Workshop Recap: An evening learning how to protect your social mission

April 19, 2011 at 4:23 pm Leave a comment

Ater Wynne hosted our quarterly Social Innovation Incubator meeting on April 6th. With a beautiful view of downtown Portland, we discussed legal options social entrepreneurs (for-profit and non-profit) can consider to protect their social missions.

Thanks to attorneys Doug Morris and David Connell for sharing their expertise and spurring a fascinating conversation. The two hours flew by, and we all learned a great deal. Thanks also to the 12 SII members who attended. Here are their top takeaways from the evening:

  • I learned that being a legal Benefit Corporation entrepreneur is a challenging road that requires a great deal of extra paperwork and is inherently uncertain.  I also learned, however, that I am a part of a very small group of committed individuals – hopefully the trade off will work out in our favor…. Sean Patrick, Million Monarchs
  • Under Oregon law, a corporation’s board of directors is automatically allowed to consider constituents other than shareholders, but only in a buyout offer. Oregon law states that a corporation can include a sentence that allows or requires the board to run a company in a socially responsible manner, but it is unclear whether directors can ignore shareholder primacy. Cindy Cooper, Portland State University
  • The single most interesting, thought provoking, issue I learned was the idea of 200+ years worth of case precedent baggage on the corporate form.  There are some advantages to it, it is clearer know what to expect, but it is also very “backward.” It is refreshing to see that across the nation people are developing benefit corps, constituency statutes and certifications in an attempt to broaden the “corporate” concept and board responsibility to include the issues of social and environmental impacts. Of course the drawback is these new forms are without “precedent” so there is risk in trying to use them.  Fortunately we have a few trailblazers (including Sean!) that are willing to develop the path and take the risks in an attempt to “do the right thing.” Brenda Eichelberger, Portland State University
  • I was most interested in the discussions about a non-profit forming a for-profit corporation.  I found David Connell’s comments about that issue to be very insightful, including that he likes to see independent boards of directors in such situations.   Also, based on what he said, I intend to learn more about how money can flow from a non-profit to a for-profit and what is meant by “arms length transaction.” Paul Clithero, Central City Concern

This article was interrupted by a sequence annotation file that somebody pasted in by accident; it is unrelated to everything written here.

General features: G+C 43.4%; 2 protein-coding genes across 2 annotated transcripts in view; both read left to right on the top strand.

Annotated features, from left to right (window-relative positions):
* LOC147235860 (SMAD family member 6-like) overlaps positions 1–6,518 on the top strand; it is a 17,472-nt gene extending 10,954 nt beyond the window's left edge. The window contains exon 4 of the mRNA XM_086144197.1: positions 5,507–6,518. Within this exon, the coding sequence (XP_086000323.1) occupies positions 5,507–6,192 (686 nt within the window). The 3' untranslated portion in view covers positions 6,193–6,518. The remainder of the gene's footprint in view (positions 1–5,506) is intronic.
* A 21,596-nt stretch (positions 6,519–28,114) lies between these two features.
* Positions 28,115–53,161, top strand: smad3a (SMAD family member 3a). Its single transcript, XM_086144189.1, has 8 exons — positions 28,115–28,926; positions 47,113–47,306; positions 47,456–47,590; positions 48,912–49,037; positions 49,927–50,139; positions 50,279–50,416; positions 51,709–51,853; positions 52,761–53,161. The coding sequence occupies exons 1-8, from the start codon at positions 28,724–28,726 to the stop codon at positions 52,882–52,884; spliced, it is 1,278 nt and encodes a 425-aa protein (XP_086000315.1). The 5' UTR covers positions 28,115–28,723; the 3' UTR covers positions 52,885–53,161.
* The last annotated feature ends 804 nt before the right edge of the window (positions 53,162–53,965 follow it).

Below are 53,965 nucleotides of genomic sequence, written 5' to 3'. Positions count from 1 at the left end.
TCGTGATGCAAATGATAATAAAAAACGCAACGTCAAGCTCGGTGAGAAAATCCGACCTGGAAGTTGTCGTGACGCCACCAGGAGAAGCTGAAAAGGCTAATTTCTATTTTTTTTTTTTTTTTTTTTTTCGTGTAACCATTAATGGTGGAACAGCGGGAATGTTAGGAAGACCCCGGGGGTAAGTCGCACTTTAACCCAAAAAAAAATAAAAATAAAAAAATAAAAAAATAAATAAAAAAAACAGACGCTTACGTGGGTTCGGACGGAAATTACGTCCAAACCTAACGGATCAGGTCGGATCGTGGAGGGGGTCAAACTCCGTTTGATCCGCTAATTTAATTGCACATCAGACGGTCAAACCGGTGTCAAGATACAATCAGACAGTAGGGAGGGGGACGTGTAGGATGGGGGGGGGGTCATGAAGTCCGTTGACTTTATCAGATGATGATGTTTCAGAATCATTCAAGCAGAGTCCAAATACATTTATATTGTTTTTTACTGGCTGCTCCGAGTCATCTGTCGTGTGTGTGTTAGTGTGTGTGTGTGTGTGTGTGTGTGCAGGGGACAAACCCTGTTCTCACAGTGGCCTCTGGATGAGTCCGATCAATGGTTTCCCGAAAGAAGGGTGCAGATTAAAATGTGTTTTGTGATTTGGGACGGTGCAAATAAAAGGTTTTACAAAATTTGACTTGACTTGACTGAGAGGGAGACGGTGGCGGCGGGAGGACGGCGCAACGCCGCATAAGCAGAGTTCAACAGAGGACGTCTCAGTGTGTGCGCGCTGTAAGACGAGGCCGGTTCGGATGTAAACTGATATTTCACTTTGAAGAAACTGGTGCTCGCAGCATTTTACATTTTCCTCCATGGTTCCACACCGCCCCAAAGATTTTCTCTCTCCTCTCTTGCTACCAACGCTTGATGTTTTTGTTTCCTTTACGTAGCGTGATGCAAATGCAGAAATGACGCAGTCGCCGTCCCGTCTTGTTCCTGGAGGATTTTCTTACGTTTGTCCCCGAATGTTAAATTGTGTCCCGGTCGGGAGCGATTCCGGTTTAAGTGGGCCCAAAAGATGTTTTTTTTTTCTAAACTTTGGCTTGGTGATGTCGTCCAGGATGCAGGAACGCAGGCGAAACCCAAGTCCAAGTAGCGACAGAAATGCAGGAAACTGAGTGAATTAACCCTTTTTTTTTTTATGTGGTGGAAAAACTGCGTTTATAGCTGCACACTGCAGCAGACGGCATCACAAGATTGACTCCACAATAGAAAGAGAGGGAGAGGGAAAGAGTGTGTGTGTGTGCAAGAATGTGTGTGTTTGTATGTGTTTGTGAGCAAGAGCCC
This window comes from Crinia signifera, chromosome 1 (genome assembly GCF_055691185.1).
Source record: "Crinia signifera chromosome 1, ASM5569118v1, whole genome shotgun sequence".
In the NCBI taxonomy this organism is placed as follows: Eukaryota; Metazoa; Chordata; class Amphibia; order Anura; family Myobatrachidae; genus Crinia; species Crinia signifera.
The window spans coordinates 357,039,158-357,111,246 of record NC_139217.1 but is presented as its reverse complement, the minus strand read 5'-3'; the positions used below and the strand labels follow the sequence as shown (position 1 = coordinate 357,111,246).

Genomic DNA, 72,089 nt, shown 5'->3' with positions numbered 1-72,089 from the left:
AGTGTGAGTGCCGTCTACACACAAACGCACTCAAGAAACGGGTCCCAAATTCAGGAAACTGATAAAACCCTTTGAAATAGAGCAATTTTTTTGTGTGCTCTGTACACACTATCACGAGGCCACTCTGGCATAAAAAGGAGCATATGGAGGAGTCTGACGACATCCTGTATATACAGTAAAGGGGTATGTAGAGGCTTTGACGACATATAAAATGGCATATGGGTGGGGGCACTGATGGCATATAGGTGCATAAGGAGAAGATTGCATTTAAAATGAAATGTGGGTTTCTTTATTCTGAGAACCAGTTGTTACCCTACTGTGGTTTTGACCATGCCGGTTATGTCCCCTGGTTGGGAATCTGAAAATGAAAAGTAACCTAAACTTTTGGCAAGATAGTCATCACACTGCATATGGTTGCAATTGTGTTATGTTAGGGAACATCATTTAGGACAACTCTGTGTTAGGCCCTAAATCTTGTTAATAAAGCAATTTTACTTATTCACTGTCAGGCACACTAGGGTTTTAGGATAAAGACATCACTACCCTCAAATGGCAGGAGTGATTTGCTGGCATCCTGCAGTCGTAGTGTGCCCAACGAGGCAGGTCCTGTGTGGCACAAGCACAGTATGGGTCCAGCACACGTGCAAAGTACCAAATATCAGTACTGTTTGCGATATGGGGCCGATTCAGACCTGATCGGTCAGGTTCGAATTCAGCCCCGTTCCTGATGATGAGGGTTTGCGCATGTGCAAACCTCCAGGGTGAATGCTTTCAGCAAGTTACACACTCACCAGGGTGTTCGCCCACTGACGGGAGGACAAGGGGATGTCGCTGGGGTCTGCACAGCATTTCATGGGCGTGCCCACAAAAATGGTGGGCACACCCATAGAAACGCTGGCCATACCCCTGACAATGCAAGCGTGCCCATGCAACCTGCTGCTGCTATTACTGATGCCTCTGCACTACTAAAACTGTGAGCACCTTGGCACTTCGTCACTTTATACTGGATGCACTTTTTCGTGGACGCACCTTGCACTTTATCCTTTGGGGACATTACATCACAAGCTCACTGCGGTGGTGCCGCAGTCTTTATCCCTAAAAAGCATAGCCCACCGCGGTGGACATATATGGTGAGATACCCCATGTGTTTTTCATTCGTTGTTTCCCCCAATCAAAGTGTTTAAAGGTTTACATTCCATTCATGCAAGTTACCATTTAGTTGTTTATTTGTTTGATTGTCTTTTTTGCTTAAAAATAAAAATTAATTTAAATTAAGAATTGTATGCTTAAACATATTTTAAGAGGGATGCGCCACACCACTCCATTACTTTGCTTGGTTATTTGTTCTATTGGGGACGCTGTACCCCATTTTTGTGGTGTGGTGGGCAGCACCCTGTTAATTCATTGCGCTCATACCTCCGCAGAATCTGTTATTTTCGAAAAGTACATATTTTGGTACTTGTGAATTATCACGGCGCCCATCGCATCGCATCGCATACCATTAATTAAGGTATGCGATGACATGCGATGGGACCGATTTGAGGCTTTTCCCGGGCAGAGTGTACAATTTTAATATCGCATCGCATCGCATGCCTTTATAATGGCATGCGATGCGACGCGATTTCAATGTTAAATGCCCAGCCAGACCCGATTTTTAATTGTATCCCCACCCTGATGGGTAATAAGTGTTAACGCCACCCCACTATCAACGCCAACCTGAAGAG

• I was glad to learn from a colleague that it is not as difficult as I imagined to transfer from a C-Corp to an S-Corp. Adrienne Karecki, Central City Concern
  • The idea of “mission keeper stock” and the fact this can be created as a tool to protect mission was an intriguing idea we are interested in understanding better. Anaïs Tuepker, Preciva
  • It was interesting that nonprofits could assign a board seat to a specific organization. Jacen Greene, Sustainable Harvest
  • I personally walked into that meeting with the mental thought that as a non-profit business, we’d need to completely separate the for-profit portion of our organization away from the non-profit to eliminate business and legal conflicts. The ensuing conversations were rather educational in helping me personally grasp the concepts of how S-corps, C-corps, and the various hybrids discussed work to define and manage the goals the business wishes to accomplish. Needless to say, now I am open to having more options to explore before we commit to any changes. This meeting was thoroughly enjoyed and appreciated even more than I had anticipated. I look forward to PSU’s SII program for new entrepreneurs helping us attain our ultimate goal of reaching the market place with a more positive and better organized structure than we might attain on our own. Clint Dethrow, Mama’s Fire Gourmet Sauces

Entry filed under: Events, SII Member News.

Congratulations! Fork in the Road takes two prizes at New Venture Championship! Congratulations, Preciva!

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